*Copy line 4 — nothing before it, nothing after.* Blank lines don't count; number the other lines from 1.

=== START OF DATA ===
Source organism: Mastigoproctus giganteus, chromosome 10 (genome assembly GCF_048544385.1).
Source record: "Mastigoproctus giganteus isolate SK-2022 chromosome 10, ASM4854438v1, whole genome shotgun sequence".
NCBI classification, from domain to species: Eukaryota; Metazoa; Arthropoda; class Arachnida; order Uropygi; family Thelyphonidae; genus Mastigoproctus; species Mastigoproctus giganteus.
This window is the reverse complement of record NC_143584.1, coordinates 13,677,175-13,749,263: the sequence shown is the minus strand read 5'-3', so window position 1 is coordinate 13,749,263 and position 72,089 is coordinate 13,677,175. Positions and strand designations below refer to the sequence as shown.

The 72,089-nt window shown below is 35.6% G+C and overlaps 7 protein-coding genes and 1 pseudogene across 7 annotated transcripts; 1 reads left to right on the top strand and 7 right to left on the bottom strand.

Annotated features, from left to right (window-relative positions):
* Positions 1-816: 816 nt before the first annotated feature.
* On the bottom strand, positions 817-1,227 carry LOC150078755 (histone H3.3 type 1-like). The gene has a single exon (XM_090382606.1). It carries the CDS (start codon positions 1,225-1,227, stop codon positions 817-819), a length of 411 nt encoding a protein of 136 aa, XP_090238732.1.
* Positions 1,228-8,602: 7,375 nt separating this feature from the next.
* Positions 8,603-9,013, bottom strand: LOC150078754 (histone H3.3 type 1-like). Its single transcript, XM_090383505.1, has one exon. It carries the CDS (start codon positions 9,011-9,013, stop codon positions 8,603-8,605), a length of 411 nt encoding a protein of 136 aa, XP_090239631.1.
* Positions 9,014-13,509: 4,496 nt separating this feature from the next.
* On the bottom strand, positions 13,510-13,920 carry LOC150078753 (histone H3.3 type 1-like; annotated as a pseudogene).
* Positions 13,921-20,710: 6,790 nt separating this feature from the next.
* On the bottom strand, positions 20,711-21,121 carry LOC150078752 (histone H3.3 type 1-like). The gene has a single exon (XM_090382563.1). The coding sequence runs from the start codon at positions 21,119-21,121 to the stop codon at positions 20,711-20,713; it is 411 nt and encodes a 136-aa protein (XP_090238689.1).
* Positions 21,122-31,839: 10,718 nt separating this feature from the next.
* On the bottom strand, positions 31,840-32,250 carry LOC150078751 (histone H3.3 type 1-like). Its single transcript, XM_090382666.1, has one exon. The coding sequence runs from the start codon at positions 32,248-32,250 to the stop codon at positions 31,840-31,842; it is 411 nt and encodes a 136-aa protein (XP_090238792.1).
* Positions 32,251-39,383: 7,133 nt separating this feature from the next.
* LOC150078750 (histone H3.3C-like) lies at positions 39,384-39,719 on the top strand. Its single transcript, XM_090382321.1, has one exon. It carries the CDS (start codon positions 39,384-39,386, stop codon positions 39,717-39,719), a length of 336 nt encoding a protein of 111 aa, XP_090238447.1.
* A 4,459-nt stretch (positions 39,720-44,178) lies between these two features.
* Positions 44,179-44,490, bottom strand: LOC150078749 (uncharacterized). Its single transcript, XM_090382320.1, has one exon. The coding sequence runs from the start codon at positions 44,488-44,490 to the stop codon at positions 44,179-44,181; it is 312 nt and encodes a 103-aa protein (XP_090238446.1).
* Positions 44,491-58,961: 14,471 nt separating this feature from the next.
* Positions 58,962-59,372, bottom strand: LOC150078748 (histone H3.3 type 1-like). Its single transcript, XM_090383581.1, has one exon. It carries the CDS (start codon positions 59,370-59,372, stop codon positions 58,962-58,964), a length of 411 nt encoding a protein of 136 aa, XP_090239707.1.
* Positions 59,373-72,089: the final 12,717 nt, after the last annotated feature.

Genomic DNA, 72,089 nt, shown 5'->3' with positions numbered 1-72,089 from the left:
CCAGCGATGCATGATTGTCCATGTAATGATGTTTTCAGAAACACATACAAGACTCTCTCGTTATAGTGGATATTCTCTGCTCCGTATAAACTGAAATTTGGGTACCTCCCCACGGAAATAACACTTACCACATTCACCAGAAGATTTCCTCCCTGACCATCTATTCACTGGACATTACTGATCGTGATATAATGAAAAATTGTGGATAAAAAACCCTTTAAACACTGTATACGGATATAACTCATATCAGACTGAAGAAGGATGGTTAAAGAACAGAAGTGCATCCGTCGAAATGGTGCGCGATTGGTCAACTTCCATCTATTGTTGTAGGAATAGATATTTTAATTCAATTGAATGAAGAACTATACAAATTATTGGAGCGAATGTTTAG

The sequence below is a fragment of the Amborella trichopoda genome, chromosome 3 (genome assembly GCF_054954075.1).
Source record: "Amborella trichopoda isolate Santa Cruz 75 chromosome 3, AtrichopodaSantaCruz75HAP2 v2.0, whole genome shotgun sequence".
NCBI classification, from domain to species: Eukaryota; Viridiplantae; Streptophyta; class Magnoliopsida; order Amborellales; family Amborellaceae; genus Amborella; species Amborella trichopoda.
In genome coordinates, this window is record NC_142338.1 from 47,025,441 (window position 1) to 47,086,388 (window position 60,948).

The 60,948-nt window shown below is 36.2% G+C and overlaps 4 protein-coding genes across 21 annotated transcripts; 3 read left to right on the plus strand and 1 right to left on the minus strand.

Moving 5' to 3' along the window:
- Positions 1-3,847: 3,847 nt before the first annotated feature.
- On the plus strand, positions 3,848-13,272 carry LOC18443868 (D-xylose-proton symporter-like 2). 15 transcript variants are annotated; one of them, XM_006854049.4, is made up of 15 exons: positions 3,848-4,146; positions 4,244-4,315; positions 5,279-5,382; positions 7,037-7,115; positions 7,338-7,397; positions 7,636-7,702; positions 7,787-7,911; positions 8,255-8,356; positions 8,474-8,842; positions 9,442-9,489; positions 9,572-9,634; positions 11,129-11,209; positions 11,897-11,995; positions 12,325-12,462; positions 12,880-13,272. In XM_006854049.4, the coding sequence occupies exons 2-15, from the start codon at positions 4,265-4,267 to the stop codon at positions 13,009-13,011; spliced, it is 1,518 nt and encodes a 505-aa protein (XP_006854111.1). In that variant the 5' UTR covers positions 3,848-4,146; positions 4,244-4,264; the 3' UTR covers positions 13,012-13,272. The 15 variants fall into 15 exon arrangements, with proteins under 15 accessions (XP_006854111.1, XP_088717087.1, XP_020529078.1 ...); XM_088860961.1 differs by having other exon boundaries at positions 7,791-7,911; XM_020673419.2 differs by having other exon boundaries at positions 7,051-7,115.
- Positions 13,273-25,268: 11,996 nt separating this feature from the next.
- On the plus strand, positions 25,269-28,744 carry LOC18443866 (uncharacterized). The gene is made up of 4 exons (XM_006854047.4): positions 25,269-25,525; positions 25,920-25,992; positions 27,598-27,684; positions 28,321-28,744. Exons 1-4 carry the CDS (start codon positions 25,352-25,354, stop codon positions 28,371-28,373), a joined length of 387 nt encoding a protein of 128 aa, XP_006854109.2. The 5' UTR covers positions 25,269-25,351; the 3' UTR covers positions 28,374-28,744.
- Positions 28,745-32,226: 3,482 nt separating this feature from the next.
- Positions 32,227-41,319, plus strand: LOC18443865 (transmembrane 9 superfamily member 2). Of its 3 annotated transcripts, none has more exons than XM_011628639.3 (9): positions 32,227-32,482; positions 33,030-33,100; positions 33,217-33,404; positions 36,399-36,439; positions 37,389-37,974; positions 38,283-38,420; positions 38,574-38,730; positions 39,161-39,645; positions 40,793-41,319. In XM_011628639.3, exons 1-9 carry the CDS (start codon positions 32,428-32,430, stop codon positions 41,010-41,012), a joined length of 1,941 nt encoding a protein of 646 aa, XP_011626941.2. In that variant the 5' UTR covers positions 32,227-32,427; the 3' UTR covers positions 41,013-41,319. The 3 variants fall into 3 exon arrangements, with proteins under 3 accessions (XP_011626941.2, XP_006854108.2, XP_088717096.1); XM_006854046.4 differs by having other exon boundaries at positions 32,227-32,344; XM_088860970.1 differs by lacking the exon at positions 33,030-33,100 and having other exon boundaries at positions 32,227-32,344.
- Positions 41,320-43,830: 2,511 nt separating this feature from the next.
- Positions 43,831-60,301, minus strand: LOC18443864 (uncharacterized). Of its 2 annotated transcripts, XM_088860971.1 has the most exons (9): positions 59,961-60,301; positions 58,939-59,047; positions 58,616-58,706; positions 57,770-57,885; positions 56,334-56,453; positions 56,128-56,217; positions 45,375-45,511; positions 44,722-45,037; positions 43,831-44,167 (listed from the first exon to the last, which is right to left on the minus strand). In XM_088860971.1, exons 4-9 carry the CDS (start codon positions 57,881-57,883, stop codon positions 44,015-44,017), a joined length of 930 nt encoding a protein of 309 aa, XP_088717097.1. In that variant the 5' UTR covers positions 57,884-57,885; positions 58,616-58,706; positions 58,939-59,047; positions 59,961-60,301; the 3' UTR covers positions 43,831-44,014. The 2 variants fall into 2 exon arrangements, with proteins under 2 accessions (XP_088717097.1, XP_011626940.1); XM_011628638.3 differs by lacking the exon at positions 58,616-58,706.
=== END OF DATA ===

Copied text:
This window is the reverse complement of record NC_143584.1, coordinates 13,677,175-13,749,263: the sequence shown is the minus strand read 5'-3', so window position 1 is coordinate 13,749,263 and position 72,089 is coordinate 13,677,175. Positions and strand designations below refer to the sequence as shown.